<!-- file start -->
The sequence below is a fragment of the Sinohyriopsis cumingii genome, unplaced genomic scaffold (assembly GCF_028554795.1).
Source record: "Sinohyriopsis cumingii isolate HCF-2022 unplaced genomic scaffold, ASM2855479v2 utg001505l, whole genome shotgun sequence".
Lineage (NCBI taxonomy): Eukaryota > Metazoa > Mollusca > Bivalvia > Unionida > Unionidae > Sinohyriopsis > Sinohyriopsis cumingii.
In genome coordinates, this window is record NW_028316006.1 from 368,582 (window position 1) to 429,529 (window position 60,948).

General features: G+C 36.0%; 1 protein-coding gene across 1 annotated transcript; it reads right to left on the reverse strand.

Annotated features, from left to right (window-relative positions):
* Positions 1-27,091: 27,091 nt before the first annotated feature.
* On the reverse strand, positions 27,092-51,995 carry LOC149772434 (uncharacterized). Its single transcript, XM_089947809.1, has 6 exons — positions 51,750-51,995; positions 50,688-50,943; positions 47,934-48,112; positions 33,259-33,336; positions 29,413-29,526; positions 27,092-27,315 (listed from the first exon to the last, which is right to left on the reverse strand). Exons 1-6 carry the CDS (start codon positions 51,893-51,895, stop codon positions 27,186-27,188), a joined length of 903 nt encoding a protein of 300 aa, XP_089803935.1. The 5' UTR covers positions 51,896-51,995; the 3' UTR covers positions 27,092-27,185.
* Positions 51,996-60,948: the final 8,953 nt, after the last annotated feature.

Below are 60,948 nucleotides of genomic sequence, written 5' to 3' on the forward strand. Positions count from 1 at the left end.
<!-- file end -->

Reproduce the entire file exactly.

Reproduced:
The sequence below is a fragment of the Sinohyriopsis cumingii genome, unplaced genomic scaffold (assembly GCF_028554795.1).
Source record: "Sinohyriopsis cumingii isolate HCF-2022 unplaced genomic scaffold, ASM2855479v2 utg001505l, whole genome shotgun sequence".
Lineage (NCBI taxonomy): Eukaryota > Metazoa > Mollusca > Bivalvia > Unionida > Unionidae > Sinohyriopsis > Sinohyriopsis cumingii.
In genome coordinates, this window is record NW_028316006.1 from 368,582 (window position 1) to 429,529 (window position 60,948).

General features: G+C 36.0%; 1 protein-coding gene across 1 annotated transcript; it reads right to left on the reverse strand.

Annotated features, from left to right (window-relative positions):
* Positions 1-27,091: 27,091 nt before the first annotated feature.
* On the reverse strand, positions 27,092-51,995 carry LOC149772434 (uncharacterized). Its single transcript, XM_089947809.1, has 6 exons — positions 51,750-51,995; positions 50,688-50,943; positions 47,934-48,112; positions 33,259-33,336; positions 29,413-29,526; positions 27,092-27,315 (listed from the first exon to the last, which is right to left on the reverse strand). Exons 1-6 carry the CDS (start codon positions 51,893-51,895, stop codon positions 27,186-27,188), a joined length of 903 nt encoding a protein of 300 aa, XP_089803935.1. The 5' UTR covers positions 51,896-51,995; the 3' UTR covers positions 27,092-27,185.
* Positions 51,996-60,948: the final 8,953 nt, after the last annotated feature.

Below are 60,948 nucleotides of genomic sequence, written 5' to 3' on the forward strand. Positions count from 1 at the left end.